Saturday, June 04, 2016

Roasted Wenshan Baozhong

Before we turn to the roasted Wenshan Baozhong, let me share some feedback I received from Amy in California about my 2016 Spring Top Wenshan Baozhong:
"I brewed it in a rather unorthodox way in a travel glass thermos: toss a handful of leaves in and add some warm water.

Well, I was stopped in my rush when I opened the bag; what a wonderful aroma of these dry leaves! It was so fresh and ethereal… Aaaah! For a moment, I even forgot that I was rushing or that I had to be anywhere or that I had a “to do” list.

The brewed color is beautiful and delicate. The taste is elegant, yet it has that very special note that makes a great baozhong so distinct. I call it a caramel note. The lingering perfume on the palate is nice. It took me about 20 minutes to finish my thermos, with the leaves floating in the brew. Never did I taste any astringency.

This Top Baozhong Spring 2016 is everything I like and everything I want in a baozhong… I love this tea!

Thank you, Stéphane, for making this experience so lovely by working hard to find such good teas…and for selling these teas TO ME and not keeping “the good stuff” hidden in a back room only for your very elite customers!!!"
Thank you so much for your well-written comment, Amy! All my readers belong the elite of the tea world and I am particularly glad to share such teas when I see the happy feelings they create!
Roasted Wenshan Baozhong
During my last trip Pinglin, I tasted some roasted Baozhong and have selected 2 new specimens. The first is very similar to the one I'm drinking in this post. It's a medium roasted 'subtropical forest' Baozhong from spring 2014. The roast was made in winter 2015 with the unsold leaves of spring 2014. Since the Baozhong competitions only involve unroasted Baozhong, there's little incentive to roast the leaves in their first year (like in Dong Ding), unless a customer makes a specific request. So, the roasting is often done after 18 months in order to dry and refreshen the Baozhong.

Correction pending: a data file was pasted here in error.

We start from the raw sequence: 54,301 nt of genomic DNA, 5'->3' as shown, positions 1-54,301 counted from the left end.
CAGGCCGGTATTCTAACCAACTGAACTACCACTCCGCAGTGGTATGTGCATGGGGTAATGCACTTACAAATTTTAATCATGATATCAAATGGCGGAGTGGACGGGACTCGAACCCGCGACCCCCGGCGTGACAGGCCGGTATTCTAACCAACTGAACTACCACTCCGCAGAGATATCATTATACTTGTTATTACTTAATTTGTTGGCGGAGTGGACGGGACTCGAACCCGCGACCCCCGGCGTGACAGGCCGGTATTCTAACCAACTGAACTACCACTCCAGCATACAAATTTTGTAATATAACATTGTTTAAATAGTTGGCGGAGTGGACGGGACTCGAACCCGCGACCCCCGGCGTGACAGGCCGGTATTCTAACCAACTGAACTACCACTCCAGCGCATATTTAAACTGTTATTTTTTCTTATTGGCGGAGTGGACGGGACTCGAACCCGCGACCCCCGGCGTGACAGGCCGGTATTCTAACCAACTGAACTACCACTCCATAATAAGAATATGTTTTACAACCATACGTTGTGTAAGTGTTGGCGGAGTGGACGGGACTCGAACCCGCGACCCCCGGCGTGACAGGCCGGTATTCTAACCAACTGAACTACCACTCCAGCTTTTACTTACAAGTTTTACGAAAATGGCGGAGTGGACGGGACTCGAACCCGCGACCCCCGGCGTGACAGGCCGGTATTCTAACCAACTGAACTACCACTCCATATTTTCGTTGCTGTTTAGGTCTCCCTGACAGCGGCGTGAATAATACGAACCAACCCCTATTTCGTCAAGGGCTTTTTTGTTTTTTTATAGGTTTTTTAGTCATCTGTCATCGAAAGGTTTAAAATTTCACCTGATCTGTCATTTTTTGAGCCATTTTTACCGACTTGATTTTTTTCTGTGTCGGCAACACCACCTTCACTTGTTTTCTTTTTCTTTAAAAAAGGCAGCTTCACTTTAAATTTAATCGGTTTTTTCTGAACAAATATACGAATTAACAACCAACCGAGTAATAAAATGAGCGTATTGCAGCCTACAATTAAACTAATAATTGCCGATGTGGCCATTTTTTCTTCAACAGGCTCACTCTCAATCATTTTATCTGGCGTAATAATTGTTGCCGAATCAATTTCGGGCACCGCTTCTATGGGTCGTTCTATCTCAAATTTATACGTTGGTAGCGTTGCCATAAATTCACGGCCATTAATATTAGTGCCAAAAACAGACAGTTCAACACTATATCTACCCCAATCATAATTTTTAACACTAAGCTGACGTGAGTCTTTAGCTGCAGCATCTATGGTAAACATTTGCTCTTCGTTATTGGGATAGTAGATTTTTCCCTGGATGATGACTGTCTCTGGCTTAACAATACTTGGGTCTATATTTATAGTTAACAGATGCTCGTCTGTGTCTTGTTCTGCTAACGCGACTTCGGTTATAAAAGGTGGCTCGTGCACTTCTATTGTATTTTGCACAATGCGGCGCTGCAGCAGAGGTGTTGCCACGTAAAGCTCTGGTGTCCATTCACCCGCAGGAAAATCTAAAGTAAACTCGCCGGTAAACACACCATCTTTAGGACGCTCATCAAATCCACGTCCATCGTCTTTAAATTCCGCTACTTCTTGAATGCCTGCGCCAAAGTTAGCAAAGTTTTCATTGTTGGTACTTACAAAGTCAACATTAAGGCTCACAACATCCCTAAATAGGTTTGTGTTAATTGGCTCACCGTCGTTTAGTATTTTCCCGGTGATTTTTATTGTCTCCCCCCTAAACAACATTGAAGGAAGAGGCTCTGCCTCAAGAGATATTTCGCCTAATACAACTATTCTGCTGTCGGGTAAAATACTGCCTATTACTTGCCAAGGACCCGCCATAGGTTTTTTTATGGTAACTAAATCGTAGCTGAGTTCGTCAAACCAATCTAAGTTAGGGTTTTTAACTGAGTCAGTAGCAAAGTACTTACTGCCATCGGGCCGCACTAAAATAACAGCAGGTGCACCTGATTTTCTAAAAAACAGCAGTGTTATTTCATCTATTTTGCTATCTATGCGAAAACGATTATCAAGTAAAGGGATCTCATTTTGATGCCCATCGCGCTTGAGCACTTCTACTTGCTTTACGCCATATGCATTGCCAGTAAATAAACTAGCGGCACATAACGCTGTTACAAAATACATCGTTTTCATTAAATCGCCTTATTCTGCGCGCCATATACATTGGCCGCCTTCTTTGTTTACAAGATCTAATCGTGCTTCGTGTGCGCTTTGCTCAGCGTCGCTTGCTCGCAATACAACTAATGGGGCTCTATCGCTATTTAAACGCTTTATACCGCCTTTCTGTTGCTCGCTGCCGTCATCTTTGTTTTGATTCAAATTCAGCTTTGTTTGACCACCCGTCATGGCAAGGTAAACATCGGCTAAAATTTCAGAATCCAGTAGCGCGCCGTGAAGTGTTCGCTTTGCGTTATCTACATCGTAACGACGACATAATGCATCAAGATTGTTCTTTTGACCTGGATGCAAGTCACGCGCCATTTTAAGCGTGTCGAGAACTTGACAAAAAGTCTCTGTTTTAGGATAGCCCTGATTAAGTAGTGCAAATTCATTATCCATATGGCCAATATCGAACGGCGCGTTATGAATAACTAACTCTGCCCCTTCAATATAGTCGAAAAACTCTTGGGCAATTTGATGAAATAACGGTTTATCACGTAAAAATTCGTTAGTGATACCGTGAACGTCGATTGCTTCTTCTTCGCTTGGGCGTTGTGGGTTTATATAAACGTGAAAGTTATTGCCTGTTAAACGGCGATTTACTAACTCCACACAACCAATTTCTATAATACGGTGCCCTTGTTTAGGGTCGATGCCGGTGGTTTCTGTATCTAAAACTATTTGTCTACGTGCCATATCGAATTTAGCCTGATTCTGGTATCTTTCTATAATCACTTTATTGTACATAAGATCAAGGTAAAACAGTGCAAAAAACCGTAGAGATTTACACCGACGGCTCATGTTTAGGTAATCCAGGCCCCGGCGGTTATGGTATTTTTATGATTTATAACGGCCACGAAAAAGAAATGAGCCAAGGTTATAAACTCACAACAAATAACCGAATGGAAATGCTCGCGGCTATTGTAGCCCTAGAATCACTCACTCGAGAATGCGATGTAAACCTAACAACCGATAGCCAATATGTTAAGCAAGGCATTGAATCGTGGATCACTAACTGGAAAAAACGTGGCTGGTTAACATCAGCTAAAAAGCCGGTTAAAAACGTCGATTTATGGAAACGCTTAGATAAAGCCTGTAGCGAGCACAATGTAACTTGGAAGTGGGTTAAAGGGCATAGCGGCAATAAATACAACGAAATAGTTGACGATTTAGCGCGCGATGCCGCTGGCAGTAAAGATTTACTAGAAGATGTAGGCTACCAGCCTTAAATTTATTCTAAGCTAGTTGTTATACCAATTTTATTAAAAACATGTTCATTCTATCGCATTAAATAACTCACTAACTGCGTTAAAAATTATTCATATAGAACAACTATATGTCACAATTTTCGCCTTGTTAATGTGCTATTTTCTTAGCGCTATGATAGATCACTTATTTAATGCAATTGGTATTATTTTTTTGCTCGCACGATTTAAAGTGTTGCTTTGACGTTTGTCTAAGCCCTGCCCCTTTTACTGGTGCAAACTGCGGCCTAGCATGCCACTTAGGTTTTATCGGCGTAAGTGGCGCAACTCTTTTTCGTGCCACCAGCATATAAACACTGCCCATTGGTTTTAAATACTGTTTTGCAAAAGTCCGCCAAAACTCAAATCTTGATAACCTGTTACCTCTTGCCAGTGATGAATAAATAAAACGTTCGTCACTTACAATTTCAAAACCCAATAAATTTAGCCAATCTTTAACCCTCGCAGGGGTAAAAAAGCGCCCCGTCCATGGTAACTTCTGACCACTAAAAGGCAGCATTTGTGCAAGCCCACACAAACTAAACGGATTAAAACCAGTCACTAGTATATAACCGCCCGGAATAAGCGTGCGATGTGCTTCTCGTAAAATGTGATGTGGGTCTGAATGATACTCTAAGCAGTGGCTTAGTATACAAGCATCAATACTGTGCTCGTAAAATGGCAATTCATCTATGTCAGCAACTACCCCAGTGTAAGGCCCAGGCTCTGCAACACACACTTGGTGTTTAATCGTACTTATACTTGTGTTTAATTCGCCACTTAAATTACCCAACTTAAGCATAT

The roasting degree can vary widely. My preference goes to a medium roasting level to deepens and darkens the originals aromas while preserving the freshness of the leaves. They still open up fully in the gaiwan below. And even though the cultivar, the oxidation level and the roasting levels are the same as for Hung Shui Oolong (in Ding Ding), the fact that the leaves aren't rolled and come from Wenshan instead of Nantou gives them a lighter, more flowery aroma.
This year, I also selected an organic roasted Baozhong (from spring 2013). It has the same roast level, but it brews even lighter colors and scents. The explanation is that its organic leaves are thicker and the heat of the roast doesn't penetrate into the leaves as thoroughly as regular leaves.
The roast adds a darker and sweeter layer to the Baozhong experience. After drinking fresh, energetic Baozhongs, it provides more depth and a slower pace.
This triangular Chaxi is centered around tea. The blue and white colors echo the qinghua porcelain popular during the Qing dynasty (when roasted Oolong was invented).
At this spot, I particularly enjoy the deep connection with Wenshan's nature...

1 comment:

Linda said...

Beautiful photos and wonderful post. You have a lovely blog.